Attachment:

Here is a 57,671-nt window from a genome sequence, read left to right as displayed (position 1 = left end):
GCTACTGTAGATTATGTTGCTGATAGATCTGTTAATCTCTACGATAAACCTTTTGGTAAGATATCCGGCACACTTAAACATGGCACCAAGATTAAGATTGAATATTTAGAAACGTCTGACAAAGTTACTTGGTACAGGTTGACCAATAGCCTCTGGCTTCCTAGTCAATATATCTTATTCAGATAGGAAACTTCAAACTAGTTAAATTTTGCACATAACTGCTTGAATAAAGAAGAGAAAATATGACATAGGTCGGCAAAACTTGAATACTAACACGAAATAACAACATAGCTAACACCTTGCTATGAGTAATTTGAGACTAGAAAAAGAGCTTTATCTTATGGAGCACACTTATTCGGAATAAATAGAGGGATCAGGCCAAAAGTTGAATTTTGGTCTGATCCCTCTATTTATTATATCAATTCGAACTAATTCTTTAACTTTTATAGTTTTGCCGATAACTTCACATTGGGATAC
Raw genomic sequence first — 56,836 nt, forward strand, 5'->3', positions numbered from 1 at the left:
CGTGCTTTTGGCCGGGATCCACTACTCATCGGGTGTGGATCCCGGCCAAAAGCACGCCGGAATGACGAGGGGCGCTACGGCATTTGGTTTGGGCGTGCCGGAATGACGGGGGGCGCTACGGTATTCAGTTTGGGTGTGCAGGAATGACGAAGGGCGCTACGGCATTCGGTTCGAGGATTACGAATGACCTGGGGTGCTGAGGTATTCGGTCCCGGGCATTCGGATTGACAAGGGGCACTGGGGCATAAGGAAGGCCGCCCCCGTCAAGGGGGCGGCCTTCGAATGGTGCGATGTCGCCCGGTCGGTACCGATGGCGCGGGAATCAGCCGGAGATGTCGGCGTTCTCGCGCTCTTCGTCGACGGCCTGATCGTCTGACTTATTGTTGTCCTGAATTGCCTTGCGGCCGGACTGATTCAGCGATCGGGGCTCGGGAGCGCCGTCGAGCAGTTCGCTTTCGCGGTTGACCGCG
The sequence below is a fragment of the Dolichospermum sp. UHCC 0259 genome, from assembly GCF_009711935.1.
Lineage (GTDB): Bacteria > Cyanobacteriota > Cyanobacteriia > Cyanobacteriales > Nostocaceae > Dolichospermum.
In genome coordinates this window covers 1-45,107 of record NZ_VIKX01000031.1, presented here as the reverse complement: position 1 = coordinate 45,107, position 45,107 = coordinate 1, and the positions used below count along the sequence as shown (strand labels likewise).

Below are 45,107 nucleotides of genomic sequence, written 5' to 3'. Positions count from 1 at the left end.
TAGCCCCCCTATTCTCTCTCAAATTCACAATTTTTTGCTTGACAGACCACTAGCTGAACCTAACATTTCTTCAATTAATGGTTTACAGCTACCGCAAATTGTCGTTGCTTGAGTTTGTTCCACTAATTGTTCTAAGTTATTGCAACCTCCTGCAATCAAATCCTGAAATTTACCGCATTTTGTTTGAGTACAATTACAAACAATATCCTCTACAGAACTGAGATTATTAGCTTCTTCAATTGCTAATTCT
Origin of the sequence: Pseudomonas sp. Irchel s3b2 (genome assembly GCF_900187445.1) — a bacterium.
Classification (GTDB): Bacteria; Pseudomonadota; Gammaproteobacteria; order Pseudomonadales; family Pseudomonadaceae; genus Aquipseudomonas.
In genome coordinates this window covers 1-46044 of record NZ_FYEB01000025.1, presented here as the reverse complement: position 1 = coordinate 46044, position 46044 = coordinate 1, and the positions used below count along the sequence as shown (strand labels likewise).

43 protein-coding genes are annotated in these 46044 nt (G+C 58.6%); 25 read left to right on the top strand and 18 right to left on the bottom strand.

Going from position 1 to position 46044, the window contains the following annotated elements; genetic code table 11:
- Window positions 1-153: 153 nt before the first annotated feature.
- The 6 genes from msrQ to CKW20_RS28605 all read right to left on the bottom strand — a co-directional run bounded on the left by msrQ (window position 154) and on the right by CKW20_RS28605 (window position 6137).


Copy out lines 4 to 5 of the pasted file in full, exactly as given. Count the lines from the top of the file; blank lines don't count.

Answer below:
CGTGCTTTTGGCCGGGATCCACTACTCATCGGGTGTGGATCCCGGCCAAAAGCACGCCGGAATGACGAGGGGCGCTACGGCATTTGGTTTGGGCGTGCCGGAATGACGGGGGGCGCTACGGTATTCAGTTTGGGTGTGCAGGAATGACGAAGGGCGCTACGGCATTCGGTTCGAGGATTACGAATGACCTGGGGTGCTGAGGTATTCGGTCCCGGGCATTCGGATTGACAAGGGGCACTGGGGCATAAGGAAGGCCGCCCCCGTCAAGGGGGCGGCCTTCGAATGGTGCGATGTCGCCCGGTCGGTACCGATGGCGCGGGAATCAGCCGGAGATGTCGGCGTTCTCGCGCTCTTCGTCGACGGCCTGATCGTCTGACTTATTGTTGTCCTGAATTGCCTTGCGGCCGGACTGATTCAGCGATCGGGGCTCGGGAGCGCCGTCGAGCAGTTCGCTTTCGCGGTTGACCGCG
The sequence below is a fragment of the Dolichospermum sp. UHCC 0259 genome, from assembly GCF_009711935.1.